Get data in order
Table I outlines the most common documents FDA will request during a PAI, including those that are CGMP requirements and those
that are not necessarily required by CGMPs but that will be expected. An inspection team should not be given access to financial
documents such as sales or revenue reports or forecasts, internal and supplier audit reports, or personnel files, except for
employee education and training information.
Table I: Typical documents requested during FDA preapproval inspections.
Have an organizational chart on hand as well, suggests Garvey. "A facility diagram that is coded by environmental control
area can help the agency get an idea of where they are when doing plant tours, what the controls in those areas are and how
they relate to product manufacturing builds."
Reviewing and updating standard operating procedures will not only help the inspection team understand how things operate
but also will provide staff with a refresher course on protocol and procedure. This will enable them to better discuss and
explain systems when asked.
Who is at the door?
Carry out a mock inspection
The best way to prepare for an FDA inspection is to carry out a mock inspection ahead of time.
Set a timeframe.
It's best to carry out an inspection close enough to the scheduled inspection that all the data and procedures are fresh
but far enough ahead of time that one can correct any errors or make any adjustments before the big day, advises P. Smith.
This is generally about six to eight months before the scheduled inspection.
Make staff assignments.
Inspections are a mobilization effort, and all personnel must know what his or her role will be and what is required. "It's
important to assign a trained, key employee to each subject area to the PAI such as management responsibility, R&D, pilot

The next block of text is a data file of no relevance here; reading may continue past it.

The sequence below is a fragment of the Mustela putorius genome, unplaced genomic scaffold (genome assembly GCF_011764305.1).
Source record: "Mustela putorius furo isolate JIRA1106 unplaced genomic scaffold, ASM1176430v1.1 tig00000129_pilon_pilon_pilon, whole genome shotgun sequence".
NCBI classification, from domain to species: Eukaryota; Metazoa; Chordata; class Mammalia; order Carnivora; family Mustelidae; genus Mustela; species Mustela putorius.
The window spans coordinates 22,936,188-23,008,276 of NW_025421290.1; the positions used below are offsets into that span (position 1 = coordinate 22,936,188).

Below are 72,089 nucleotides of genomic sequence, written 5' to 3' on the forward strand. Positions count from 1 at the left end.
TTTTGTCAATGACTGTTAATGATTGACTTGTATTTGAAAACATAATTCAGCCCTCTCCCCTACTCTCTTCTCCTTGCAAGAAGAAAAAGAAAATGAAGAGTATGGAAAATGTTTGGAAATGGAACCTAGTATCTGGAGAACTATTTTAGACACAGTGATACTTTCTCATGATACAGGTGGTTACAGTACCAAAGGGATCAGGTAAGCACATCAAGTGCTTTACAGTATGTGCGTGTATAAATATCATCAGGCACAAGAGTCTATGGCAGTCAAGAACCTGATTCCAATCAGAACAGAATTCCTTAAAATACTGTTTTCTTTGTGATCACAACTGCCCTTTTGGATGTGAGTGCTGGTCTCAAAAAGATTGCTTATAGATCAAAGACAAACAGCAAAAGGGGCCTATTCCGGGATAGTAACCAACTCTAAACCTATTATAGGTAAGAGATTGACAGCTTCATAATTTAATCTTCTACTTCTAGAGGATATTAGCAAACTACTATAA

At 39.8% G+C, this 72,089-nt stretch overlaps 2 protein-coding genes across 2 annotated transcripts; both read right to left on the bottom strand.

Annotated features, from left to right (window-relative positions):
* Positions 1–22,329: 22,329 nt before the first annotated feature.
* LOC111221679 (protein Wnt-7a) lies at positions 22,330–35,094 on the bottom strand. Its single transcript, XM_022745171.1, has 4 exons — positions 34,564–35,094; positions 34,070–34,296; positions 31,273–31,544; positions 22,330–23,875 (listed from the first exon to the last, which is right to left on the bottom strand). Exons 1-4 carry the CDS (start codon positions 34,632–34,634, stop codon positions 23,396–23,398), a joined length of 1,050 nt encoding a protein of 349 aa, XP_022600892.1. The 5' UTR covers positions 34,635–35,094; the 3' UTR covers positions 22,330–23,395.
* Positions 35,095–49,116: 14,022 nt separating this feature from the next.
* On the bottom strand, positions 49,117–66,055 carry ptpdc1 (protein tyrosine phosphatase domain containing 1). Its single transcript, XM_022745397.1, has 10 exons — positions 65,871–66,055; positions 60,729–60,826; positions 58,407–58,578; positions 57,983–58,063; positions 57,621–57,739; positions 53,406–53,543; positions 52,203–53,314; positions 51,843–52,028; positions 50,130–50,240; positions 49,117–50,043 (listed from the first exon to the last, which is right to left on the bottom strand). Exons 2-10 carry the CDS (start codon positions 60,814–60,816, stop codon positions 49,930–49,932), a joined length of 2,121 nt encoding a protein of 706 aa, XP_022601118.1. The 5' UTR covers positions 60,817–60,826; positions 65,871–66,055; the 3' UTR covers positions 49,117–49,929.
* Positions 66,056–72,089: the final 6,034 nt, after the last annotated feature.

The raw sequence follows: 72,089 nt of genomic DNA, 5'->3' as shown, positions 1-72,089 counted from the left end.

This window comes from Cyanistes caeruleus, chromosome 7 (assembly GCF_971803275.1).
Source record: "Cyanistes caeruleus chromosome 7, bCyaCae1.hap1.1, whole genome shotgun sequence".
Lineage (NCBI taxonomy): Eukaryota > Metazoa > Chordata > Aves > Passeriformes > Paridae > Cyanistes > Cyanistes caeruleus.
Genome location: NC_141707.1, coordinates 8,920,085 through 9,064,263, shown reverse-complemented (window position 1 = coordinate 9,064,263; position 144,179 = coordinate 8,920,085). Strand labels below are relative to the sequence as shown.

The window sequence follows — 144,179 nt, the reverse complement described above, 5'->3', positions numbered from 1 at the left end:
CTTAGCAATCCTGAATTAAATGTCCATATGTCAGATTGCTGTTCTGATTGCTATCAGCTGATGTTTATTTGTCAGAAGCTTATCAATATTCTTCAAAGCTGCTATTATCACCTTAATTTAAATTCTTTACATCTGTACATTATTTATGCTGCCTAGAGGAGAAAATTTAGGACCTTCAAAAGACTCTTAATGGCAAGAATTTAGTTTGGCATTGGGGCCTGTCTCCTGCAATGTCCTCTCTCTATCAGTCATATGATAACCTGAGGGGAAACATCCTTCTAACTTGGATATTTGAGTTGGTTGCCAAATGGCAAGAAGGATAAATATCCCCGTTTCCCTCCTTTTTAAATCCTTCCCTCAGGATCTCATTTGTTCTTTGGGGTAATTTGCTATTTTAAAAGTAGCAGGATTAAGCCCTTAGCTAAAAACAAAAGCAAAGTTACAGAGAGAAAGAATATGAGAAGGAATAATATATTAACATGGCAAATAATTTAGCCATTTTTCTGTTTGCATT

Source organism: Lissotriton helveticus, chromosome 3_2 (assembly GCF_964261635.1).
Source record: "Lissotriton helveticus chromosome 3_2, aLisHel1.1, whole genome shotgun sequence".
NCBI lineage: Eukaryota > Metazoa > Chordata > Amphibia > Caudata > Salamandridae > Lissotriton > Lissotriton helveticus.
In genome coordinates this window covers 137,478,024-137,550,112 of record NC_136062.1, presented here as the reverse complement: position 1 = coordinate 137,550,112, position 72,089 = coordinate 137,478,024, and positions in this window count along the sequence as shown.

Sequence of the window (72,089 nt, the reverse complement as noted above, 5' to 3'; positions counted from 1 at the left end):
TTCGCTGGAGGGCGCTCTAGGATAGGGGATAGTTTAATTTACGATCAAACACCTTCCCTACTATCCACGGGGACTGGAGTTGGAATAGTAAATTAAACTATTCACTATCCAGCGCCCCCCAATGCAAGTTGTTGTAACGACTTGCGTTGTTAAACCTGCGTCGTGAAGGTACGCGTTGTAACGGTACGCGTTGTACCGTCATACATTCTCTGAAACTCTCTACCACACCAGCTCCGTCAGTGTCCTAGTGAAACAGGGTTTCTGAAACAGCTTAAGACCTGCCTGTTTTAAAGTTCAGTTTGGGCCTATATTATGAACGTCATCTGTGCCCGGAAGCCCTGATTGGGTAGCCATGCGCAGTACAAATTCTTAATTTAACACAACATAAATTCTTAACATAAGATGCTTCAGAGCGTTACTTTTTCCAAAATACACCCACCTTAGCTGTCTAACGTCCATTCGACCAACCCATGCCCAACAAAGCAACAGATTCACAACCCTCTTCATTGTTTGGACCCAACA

plant, the water system, validation, production, engineering, laboratories, quality, change control, and regulatory affairs,"
advises Chinny C. Okparanta, president of Integrated Quality Systems (Edison, NJ).
Don't forget the basics.
Ideally, an internal readiness team made up of personnel with FDA inspection experience and who have interfaced with FDA investigators
or were on the regulatory side of the industry is important. "All strategy should be driven by this core team of people who
know how to manage the process," says Medina.
Surprisingly, a number of inspection failures have less to do with actual facility management and more to do with simple misunderstandings.
Although contract manufacturers are constantly going through customer audits and thereby are accustomed to answering questions
and retrieving documents, other companies may have very complex systems to explain that are new to an FDA inspector. Staff
must be able to explain everything in basic terms, with flow charts and summaries to demonstrate systems.
"Often times, the staff is so familiar with the subject matter that they don't understand the investigator hasn't been to
the plant before and may not understand certain terminology," says P. Smith.